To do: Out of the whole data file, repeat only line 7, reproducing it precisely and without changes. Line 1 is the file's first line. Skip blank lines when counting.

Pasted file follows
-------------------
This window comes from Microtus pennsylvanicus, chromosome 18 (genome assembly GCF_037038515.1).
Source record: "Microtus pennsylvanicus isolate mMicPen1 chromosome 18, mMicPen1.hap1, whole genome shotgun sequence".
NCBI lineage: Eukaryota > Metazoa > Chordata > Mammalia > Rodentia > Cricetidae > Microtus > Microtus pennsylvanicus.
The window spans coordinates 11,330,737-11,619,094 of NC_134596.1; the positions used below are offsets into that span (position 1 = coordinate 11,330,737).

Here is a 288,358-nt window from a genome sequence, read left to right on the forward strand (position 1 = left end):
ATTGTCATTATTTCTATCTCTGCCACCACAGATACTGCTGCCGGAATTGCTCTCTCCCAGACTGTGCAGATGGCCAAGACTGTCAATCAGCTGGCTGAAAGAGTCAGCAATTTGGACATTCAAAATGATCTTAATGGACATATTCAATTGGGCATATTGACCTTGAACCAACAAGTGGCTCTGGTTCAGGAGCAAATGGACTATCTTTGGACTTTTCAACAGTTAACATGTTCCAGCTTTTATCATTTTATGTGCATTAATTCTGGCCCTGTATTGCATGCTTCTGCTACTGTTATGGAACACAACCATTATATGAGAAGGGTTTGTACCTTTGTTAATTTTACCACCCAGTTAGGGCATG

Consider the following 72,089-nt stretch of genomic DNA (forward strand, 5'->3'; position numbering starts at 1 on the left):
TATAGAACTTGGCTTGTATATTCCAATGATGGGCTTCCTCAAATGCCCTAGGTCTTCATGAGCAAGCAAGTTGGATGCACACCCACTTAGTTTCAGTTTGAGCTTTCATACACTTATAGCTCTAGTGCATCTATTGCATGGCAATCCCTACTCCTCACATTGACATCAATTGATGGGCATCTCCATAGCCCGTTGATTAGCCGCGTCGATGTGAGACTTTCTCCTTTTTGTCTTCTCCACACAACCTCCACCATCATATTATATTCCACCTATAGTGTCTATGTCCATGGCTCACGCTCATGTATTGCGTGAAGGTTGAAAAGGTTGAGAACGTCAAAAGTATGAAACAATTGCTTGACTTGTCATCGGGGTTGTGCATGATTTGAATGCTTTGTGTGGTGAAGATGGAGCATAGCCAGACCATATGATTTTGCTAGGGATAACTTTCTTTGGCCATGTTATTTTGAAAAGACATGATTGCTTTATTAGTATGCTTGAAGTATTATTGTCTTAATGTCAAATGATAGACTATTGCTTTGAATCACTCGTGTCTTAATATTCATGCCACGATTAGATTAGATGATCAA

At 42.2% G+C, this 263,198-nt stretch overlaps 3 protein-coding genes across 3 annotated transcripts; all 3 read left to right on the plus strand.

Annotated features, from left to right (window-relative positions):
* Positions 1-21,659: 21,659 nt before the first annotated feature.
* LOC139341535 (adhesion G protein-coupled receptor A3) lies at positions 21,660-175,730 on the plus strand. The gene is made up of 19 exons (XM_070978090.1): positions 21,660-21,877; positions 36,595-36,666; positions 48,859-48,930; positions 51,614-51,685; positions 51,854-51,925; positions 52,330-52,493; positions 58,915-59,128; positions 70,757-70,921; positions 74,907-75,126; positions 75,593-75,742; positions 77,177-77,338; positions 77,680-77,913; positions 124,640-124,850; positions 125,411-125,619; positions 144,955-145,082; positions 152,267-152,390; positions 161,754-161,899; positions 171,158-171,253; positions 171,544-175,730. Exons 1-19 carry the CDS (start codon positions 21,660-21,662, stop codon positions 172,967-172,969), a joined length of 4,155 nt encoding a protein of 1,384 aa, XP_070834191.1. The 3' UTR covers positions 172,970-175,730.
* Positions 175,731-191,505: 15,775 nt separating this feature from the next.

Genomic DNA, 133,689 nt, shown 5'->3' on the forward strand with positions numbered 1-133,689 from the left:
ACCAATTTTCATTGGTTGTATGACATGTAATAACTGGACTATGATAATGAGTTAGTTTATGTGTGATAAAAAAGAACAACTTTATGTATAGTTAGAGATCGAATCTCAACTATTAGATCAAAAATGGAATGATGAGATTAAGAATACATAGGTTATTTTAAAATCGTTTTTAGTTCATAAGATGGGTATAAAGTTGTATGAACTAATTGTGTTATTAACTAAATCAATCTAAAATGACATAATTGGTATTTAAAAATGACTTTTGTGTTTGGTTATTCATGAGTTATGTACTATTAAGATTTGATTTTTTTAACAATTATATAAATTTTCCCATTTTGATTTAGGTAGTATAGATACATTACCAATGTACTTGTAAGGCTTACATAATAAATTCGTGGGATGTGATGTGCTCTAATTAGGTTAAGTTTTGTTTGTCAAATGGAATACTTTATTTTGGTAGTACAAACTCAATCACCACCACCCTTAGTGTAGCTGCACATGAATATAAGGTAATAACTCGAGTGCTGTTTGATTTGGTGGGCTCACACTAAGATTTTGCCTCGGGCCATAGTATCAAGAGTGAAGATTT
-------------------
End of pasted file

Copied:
Consider the following 72,089-nt stretch of genomic DNA (forward strand, 5'->3'; position numbering starts at 1 on the left):